The Arrow of Time

I watched an episode of The Fabric of the Cosmos last night on PBS. It is a series on NOVA hosted by Brian Greene from his book of the same title. This was part 2 on “Time and Experience” which deals with something we all think about (perhaps too much) and yet don’t really understand.

I have read a lot on the topic of time, particularly time travel which has long fascinated me. I have read many versions of the “time as a river” flowing past us (the observer) with the past downstream and the future upstream.

In this program, Greene talks about the “Frozen River” and questions whether time really does “flow.” What is interesting in this approach is that it touches on some ideas that we might once have read as fringe science or new age non-science.

Greene deals with Einstein and special relativity and is a bigtime legit scientist, so those claims won’t come up. But I think that the first times I read about the idea that time does not flow and that all things simultaneously exist at the same time, was more likely to have been in reading Carlos Castaneda rather than Einstein *.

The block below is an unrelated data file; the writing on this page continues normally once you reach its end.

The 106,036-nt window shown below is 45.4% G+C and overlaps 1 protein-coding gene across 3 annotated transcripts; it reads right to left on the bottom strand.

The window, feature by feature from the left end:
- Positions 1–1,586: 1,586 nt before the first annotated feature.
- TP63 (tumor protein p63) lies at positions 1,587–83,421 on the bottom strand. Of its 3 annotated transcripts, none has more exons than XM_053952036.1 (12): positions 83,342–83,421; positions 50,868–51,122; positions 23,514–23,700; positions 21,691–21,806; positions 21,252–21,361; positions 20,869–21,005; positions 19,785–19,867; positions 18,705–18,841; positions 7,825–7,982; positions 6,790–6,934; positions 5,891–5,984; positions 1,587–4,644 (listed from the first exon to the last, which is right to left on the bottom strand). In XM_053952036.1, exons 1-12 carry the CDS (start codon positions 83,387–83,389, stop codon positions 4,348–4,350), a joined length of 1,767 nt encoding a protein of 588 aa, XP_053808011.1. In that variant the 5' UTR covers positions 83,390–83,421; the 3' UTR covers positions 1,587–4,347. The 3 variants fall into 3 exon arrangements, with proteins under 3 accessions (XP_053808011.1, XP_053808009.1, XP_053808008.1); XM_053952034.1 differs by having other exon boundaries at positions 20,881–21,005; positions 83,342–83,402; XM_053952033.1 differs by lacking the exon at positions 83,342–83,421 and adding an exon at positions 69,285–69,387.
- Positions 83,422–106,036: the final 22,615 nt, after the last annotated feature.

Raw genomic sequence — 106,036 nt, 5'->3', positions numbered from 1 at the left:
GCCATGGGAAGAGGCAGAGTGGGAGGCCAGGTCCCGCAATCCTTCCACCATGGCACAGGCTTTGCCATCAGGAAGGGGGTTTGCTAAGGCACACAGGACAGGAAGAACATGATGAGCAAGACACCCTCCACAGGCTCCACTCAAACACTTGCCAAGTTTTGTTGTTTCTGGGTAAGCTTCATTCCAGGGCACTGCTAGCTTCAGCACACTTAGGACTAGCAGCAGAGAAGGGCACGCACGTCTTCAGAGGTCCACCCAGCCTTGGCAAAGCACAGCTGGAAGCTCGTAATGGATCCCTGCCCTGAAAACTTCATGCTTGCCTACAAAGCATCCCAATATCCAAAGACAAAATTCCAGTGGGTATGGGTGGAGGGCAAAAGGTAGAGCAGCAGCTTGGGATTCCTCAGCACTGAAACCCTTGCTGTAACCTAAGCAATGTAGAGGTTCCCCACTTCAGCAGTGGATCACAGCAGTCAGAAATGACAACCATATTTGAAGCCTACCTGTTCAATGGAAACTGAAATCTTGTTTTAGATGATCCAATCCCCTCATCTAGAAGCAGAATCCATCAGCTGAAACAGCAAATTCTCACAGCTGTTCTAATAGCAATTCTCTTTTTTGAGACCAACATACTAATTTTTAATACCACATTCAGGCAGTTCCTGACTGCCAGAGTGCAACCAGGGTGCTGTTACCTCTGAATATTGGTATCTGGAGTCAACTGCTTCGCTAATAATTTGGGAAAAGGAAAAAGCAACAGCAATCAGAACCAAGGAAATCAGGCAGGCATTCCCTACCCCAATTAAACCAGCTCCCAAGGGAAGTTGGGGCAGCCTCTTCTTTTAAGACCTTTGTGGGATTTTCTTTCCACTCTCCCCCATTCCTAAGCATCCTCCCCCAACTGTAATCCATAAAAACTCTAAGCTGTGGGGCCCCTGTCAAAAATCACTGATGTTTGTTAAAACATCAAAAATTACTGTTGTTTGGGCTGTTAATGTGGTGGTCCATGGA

No past, no present, no future. Just now.

As Einstein discussed, we “observers” moving relative to each other have different conceptions of what exists at a given moment, and hence they have different conceptions of reality.

There is also discussion of whether time has an “arrow.”  The arrow of time, or time’s arrow, is a term coined in 1927 by the British astronomer Arthur Eddington to describe the “one-way direction” or “asymmetry” of time.  The arrow appears to move forward from chaos to organization. Or does it? Was the Big Bang origin the most coherent and organized version of the universe, and we have since moved to greater chaos?

The laws of physics apply both moving forward in time and backwards in time – time-reversal symmetry.

Which brings us to entropy. Greene gives many examples (the series is full of animations and green-screen simulations) including broken glasses reassembling and such.  Entropy can be defined as a lack of order or predictability;  a gradual decline into disorder. The beginning of the universe must be the state of minimum entropy.

What always amazes me when I listen to Brian Green explain these unbelievably complicated concepts is that I completely understand them – until he stops taking, at which point my understanding vanishes.

Today I did some searching online to find out more about this arrow. Turns out there are different arrows.